Courtesy Accessible Housing
Feb. 28, 2020 | Josh Skapin
How to modify your home for improved wheelchair accessibilityMost homes are not designed to accommodate the needs of someone who uses a wheelchair. This creates challenges when it comes to entering, turning and even using the features within a room.
However, there are several additions or renovations that can reduce or eliminate the barriers people who use a wheelchair face within the home.
"Accessible housing is imperative to maintaining a sense of independence, positive mental health, and enveloping a feeling of community inclusion," said Nicole Martin-Hodgetts, marketing and communications co-ordinator at Accessible Housing, which offers free services to people with limited mobility, including assessing a home for the possibility of an accessibility modification, providing a contractor referral and managing the construction process.
"It's amazing what people can accomplish when they have that sense of belonging, that sense of home."
Here are three areas of the home that can be modified to improve wheelchair accessibility:
Entrances and turns
"Doorways – a lot of them, especially in older homes – are not wide enough for wheelchairs to get through," said Martin-Hodgetts.
While open-concept designs in newer homes can improve mobility in some spaces, widening door frames can still be an important modification.
Entrances should be 36 inches wide with a five-feet-by-five-feet area of free space both ahead of and behind the door to provide an effective turning cycle, says Accessible Housing.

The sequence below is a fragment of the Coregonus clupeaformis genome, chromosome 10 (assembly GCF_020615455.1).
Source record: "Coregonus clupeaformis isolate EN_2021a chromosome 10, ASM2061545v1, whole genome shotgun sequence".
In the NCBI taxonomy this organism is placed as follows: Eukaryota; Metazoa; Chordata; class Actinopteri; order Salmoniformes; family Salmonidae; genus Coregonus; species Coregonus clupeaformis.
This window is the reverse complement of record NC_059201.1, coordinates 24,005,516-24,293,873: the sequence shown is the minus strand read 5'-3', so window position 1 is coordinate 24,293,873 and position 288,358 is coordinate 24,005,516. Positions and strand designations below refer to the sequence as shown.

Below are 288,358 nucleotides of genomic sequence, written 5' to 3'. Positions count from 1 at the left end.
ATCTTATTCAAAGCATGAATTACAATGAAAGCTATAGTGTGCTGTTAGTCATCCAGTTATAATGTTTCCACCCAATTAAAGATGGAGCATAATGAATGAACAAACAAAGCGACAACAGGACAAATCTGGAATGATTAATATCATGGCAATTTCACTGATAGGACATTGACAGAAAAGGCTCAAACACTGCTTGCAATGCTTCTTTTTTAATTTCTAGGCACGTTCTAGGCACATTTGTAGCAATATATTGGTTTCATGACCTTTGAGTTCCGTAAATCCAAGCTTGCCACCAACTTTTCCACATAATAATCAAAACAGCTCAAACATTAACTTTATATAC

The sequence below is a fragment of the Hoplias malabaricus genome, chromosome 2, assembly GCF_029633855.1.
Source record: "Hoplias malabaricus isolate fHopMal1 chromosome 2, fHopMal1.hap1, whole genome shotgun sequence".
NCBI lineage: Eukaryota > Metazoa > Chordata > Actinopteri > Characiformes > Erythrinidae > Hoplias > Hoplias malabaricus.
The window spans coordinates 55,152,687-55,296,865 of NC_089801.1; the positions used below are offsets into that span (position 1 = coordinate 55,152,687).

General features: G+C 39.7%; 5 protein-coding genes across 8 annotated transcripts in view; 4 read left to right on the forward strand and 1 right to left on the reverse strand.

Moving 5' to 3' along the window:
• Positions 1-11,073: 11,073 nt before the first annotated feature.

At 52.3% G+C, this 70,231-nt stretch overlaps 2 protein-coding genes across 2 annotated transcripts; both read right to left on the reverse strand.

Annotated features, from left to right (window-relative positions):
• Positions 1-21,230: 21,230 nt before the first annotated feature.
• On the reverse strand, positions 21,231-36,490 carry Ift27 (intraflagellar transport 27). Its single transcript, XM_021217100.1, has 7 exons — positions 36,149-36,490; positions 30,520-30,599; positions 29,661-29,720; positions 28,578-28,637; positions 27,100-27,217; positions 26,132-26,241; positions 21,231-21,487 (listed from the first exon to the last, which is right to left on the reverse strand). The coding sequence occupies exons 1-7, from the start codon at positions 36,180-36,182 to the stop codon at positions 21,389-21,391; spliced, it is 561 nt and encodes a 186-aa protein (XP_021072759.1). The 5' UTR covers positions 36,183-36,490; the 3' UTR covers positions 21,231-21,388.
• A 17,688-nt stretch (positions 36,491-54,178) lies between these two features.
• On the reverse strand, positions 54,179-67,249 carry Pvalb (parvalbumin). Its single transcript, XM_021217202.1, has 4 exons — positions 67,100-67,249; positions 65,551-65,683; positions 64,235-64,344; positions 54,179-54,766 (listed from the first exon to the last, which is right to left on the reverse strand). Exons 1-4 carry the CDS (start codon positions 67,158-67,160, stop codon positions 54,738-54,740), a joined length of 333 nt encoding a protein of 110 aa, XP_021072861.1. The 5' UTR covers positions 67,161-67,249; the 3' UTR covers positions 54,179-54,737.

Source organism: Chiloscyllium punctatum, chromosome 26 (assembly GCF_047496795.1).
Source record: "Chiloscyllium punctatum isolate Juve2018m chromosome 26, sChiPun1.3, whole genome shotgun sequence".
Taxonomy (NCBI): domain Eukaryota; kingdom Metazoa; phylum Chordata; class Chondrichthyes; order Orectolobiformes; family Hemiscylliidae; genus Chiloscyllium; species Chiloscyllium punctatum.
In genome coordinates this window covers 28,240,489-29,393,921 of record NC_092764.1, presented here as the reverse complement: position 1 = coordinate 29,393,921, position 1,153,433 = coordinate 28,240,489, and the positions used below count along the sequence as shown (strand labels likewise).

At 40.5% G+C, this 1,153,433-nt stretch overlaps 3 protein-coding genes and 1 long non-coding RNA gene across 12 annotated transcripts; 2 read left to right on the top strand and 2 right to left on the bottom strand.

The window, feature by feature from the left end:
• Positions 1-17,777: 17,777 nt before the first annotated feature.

Widening an exterior doorway costs about $3,000.
Bathrooms can present multiple obstacles for people who use wheelchairs. Some solutions include accessible sinks, accessible showers and wet rooms.
While accessible sinks must fit the needs of the person using the space, they are recommended to be 34 inches high and six inches deep, with a roll-under clearance height of at least 29 inches, says Accessible Housing.
Accessible showers and wet rooms eliminate the need for a caregiver to lift the person in a wheelchair into a bathtub.
Accessible Housing says accessible showers should be about 60 inches by 60 inches. This renovation may involve replacing a tub with a barrier-free shower insert.
Wet rooms, in which all things can safely get wet, can be created by modifying a main floor bathroom. In this case, the flooring is made to slope toward the drain.
In both cases, grab bars can be added for support, says Accessible Housing.
A wet room modification is typically $15,000 to $20,000.
Elevators and lifts
A residential elevator platform that can accommodate a wheelchair is typically 36 by 54 inches, but "the elevator takes up more space than that," says Andrew Smith, general manager for Calgary-based Uppercut Elevators and Lifts, adding that a "60-by-60-inch space is what you should allow."
Smith says dimensions around the elevator platform might need to be larger based on a variety of factors.
The company starts by looking for unused space on each level. If it isn't there, the hoist way can be built on the exterior of the home.
The average price range for a residential elevator across two levels is $17,000 to $20,000. For three storeys, it's in the mid- to high $20,000s.
"For people to gain wheelchair access to their home, there's the porch lift or stair lift," said Smith, adding these are devices that can be installed within a couple of hours.
One of the lifts comes through the floor and does not require the construction of a hoist way.
The company also offers enclosed vertical platform lifts, which features a platform that folds down and accommodates a wheelchair.